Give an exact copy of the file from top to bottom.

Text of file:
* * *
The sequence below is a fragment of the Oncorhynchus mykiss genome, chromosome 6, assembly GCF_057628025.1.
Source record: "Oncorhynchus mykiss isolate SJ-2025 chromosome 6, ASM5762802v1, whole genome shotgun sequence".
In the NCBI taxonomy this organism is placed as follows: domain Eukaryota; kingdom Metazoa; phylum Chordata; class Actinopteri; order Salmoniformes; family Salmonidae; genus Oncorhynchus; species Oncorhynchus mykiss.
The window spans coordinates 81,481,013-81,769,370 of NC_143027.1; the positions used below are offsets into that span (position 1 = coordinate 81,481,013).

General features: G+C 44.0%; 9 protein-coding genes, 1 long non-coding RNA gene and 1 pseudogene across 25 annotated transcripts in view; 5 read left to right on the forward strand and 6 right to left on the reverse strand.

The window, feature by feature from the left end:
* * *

The sequence below is a fragment of the Oncorhynchus mykiss genome, chromosome 6, assembly GCF_057628025.1.
Source record: "Oncorhynchus mykiss isolate SJ-2025 chromosome 6, ASM5762802v1, whole genome shotgun sequence".
In the NCBI taxonomy this organism is placed as follows: domain Eukaryota; kingdom Metazoa; phylum Chordata; class Actinopteri; order Salmoniformes; family Salmonidae; genus Oncorhynchus; species Oncorhynchus mykiss.
The window spans coordinates 81,481,013-81,769,370 of NC_143027.1; the positions used below are offsets into that span (position 1 = coordinate 81,481,013).

General features: G+C 44.0%; 9 protein-coding genes, 1 long non-coding RNA gene and 1 pseudogene across 25 annotated transcripts in view; 5 read left to right on the forward strand and 6 right to left on the reverse strand.

The window, feature by feature from the left end: